The Quadriplegic Child
The majority of children in the ABR Program have the diagnosis of quadriplegic. This diagnosis refers to the outer extremities and suggests that both the arms and legs have been effected.
ABR recognizes that in order for these children to achieve functional improvement of the arms and legs, it is necessary to focus ones initial attention upon two fundamental functional elements:
Trunk strength and stability
Without acquiring significant head control and without having stability and strength within the trunk of the body, any discussion about weight bearing (internal Link zur Weight Bearing) upon the arms or upon the legs is fruitless. And weight-bearing ability always precedes the development of movement function!
No one would choose to build a twenty story building upon a foundation designed for a one family ground level dwelling. Yet the attempts to require a child with significant trunk instability or compressional weakness to stand or to walk could be compared to the described constructional fiasco.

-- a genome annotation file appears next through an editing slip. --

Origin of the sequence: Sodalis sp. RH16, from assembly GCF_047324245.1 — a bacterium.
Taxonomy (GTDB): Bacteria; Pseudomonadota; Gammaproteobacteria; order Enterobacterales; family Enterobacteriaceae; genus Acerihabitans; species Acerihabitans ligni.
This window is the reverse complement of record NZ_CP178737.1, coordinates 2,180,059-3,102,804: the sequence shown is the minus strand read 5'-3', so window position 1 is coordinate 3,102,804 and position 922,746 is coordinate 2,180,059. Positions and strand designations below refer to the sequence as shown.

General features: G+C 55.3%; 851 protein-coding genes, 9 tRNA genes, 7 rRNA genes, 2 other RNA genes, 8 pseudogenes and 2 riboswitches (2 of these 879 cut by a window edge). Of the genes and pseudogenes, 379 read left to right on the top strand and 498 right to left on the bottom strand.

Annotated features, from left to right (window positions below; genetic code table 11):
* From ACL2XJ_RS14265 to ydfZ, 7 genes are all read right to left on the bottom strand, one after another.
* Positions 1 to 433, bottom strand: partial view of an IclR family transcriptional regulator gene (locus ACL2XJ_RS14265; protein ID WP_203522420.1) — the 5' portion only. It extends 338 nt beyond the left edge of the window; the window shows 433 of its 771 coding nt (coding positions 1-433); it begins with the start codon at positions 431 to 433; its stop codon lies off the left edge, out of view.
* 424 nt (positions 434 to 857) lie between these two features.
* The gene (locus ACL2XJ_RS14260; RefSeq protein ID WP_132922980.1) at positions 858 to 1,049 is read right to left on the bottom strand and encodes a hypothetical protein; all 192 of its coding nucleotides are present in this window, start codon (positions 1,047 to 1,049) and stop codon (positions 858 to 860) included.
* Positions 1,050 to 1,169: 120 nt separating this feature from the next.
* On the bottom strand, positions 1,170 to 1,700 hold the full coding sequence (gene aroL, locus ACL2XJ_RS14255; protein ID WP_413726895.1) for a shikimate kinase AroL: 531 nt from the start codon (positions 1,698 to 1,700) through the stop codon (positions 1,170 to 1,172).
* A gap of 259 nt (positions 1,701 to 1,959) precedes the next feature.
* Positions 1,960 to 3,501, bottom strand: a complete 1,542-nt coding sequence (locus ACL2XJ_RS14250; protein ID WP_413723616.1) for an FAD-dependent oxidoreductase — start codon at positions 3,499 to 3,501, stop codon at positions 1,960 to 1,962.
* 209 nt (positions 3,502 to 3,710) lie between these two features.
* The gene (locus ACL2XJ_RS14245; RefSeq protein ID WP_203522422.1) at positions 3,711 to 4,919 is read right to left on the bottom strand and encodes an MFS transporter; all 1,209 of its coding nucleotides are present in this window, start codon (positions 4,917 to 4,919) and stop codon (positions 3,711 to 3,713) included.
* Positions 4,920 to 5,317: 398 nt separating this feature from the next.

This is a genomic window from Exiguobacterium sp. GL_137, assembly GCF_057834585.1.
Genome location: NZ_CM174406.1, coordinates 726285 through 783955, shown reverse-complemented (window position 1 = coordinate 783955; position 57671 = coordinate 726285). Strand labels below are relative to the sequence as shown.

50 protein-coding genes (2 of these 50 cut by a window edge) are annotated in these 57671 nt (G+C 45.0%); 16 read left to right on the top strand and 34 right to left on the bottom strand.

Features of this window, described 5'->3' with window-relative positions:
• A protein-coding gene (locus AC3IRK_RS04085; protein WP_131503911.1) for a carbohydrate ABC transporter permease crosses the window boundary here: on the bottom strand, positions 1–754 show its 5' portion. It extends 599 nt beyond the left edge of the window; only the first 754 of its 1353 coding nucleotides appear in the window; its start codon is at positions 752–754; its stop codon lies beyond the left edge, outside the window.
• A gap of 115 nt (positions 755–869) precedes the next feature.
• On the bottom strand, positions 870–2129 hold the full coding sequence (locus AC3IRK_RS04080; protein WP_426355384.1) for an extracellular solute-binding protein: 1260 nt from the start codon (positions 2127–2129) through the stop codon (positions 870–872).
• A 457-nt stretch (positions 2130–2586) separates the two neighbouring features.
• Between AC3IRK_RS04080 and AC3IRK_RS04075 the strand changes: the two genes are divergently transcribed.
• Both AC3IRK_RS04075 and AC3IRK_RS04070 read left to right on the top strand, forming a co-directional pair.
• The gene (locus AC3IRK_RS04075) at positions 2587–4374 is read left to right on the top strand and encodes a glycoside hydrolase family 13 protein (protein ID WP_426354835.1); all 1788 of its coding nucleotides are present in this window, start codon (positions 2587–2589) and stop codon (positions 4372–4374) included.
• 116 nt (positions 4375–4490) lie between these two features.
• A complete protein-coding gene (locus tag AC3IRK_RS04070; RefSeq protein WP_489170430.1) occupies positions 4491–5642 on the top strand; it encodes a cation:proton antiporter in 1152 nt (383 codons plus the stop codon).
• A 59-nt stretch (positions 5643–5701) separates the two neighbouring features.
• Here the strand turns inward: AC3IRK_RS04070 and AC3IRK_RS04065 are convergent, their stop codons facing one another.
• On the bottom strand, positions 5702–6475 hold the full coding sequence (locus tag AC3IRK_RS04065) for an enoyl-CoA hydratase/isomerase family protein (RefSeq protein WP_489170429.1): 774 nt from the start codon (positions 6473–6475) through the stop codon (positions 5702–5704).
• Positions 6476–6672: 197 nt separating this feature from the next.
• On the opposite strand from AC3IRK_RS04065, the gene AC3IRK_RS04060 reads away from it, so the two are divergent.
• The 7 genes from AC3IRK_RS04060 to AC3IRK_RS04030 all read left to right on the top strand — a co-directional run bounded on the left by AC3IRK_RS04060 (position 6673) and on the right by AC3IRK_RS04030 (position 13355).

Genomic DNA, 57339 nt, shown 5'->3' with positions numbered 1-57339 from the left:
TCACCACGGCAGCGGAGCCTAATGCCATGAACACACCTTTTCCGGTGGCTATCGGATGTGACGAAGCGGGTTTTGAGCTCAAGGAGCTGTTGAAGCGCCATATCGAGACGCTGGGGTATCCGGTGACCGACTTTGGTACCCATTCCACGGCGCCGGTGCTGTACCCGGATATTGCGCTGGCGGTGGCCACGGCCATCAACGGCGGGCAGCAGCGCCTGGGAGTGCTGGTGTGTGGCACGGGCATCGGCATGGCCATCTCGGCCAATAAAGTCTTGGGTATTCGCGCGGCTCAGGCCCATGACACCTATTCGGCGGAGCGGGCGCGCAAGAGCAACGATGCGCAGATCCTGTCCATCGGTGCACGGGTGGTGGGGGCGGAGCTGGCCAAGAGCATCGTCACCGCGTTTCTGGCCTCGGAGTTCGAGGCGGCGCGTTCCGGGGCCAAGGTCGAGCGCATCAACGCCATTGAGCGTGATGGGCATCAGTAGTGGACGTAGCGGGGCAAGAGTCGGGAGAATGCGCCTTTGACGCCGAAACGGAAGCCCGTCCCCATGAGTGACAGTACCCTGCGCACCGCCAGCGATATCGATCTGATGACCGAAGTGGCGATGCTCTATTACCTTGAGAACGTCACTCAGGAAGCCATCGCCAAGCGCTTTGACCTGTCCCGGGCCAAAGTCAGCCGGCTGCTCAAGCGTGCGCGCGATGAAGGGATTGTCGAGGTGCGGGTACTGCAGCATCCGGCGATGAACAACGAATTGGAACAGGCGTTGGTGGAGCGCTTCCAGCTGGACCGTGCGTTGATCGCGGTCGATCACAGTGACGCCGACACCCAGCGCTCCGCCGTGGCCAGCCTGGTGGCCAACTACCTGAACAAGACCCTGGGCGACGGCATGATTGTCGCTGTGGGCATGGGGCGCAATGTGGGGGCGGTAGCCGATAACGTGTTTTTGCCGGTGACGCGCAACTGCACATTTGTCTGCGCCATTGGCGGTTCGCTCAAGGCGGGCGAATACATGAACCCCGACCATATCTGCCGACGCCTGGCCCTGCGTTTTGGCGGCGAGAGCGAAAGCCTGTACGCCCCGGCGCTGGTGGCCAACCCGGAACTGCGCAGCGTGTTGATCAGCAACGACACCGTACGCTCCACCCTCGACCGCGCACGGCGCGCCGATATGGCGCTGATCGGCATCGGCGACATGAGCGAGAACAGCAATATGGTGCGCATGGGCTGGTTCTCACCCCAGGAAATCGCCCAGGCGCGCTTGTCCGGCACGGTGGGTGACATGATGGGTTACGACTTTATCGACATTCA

In fact, it is the compressional weakness within the thorax and abdomen that result in the:
lack of stability of head positioning
insufficient range of movement of the head
no head counter balancing movements
The same compressional weakness, on the other hand results in an obvious rigidity of the spinal column.
This spinal column rigidity ensures that the child exhibits:
No side bending
Limited rotational movement in the vertebral column
Limited forward and backward movement of the trunk
Difficulties with counter balancing
The description above outlines the initial targets of ABR work for quadriplegic individuals. Without improvements in these areas, it cannot be expected that such children can gain improvements in arm or leg function.
Countless ABR parents can confirm that improvements in the structural dysfunctions described above lead to improvements in the function and usage of the outer extremities for quadriplegic children.